Though Colleen introduced us (and, hopefully, the president-elect, whom I’m sure is reading this blog) to some fabulous cheeses local to Washington, D.C., we can’t overlook the cheesy offerings of Obama’s home state of Hawaii. Hawaii may not be the first state that comes to mind when you think about cheese, but there are two great cheesemakers from the islands that you can visit if you can tear yourself away from the beach for a few hours.

Hawaii Tourism Authority (HTA)/Ron Dahlquist

You can find Surfing Goat Dairy on the slopes of Haleakala Crater. Photo credit: Hawaii Tourism Authority (HTA)/Ron Dahlquist

During a trip to Maui three years ago, I discovered a brochure for the Surfing Goat Dairy, a small goat-cheese farm owned and operated by German expatriates Thomas and Eva Kafsack. Naturally, I wanted to visit. My husband rolled his eyes. But since it was on the way back to our cottage from the Haleakala Crater, I convinced him to stop at the farm one day. We were the only visitors at the time, which gave me plenty of time to taste all the wonderful goat cheeses that Surfing Goat Dairy makes: fresh chevres studded with herbs and flavorings and aged cheeses, too. I brought home a selection of the fresh chevres for my goat-cheese-loving friend and co-worker and kept the delicious Purple Rain chevre (mixed with lavender) for myself. Unfortunately, it’s difficult to find Surfing Goat cheeses outside Hawaii, but the Kafsacks do ship the cheeses worldwide.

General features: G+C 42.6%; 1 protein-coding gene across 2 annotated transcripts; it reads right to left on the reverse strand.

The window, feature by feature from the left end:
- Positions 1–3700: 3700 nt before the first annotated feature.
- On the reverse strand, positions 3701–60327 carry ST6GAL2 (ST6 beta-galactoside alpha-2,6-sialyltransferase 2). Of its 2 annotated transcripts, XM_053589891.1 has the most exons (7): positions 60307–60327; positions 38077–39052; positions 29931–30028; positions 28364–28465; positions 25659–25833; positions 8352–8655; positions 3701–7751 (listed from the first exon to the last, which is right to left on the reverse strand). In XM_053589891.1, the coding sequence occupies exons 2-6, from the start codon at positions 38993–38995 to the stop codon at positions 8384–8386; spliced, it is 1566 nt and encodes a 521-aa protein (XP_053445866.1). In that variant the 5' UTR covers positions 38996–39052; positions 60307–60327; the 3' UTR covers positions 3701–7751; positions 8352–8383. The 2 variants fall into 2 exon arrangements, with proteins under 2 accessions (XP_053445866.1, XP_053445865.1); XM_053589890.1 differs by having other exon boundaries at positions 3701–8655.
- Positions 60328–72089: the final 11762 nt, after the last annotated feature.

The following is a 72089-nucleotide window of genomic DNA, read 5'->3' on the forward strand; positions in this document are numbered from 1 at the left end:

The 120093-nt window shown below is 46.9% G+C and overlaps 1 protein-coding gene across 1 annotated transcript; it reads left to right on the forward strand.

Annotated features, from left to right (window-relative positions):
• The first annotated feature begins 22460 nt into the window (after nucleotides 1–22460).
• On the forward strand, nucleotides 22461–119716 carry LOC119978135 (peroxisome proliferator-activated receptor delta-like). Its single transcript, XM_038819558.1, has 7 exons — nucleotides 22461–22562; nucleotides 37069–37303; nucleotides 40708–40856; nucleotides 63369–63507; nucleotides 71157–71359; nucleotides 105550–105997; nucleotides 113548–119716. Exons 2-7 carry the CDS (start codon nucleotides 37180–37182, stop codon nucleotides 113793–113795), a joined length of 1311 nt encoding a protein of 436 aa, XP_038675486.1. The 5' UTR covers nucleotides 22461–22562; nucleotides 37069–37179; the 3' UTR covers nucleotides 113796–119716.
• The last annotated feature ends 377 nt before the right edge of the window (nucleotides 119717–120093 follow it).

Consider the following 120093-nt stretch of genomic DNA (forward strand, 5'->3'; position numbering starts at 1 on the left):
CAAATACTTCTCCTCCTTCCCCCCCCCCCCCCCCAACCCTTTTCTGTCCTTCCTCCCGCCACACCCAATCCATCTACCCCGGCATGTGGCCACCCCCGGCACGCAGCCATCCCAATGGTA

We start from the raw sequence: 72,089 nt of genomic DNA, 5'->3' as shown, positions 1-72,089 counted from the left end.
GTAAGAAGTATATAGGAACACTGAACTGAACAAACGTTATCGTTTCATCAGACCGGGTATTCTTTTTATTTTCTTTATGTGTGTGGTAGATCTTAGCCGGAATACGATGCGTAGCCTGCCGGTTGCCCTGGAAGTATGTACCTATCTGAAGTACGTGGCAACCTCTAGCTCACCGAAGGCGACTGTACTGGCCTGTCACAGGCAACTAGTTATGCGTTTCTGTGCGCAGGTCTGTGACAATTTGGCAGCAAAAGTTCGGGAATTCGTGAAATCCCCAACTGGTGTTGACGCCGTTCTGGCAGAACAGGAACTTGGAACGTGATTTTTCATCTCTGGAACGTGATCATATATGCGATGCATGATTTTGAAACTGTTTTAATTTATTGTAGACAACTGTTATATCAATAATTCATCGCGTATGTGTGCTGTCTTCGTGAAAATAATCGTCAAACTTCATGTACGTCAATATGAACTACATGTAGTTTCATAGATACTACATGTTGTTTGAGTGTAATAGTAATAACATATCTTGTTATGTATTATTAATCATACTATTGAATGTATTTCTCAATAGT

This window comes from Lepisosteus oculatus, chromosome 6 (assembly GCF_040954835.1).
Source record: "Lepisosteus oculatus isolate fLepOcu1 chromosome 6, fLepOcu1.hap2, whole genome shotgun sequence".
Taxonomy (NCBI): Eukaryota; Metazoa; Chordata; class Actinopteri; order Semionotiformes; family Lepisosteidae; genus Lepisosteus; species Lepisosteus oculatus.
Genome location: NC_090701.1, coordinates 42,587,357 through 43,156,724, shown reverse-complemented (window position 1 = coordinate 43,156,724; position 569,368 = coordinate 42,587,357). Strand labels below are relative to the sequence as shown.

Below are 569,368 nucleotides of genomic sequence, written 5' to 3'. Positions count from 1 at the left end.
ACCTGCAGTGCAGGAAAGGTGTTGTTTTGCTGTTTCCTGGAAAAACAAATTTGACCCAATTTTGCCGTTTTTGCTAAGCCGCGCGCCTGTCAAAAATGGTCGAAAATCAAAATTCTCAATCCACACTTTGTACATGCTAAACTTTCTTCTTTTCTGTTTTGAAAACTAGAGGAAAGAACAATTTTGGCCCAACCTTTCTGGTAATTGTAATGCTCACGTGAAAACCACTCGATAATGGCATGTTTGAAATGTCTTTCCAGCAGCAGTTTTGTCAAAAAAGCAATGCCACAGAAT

The Big Island of Hawaii is also home to a goat-cheese operation, the Hawaii Island Goat Dairy. Located on 10 acres of a former macadamia-nut orchard, the farmstead dairy has been open since 2001. Owners Dick and Heather Threlfall each specialize in a cheese – Dick makes the Big Island Feta, while Heather is responsible for the Big Island Goat Cheese, which is available plain or flavored with dill and garlic, macadamia nut basil pesto, rocoto pepper or chipotle pepper. The Web site doesn’t offer any information on buying the cheeses on the mainland, but both cheeses can be found throughout the islands on restaurant cheese plates.

Do you know about any other Hawaiian cheesemakers? Have you had an interesting cheese experience while visiting Hawaii? Share the details with us!

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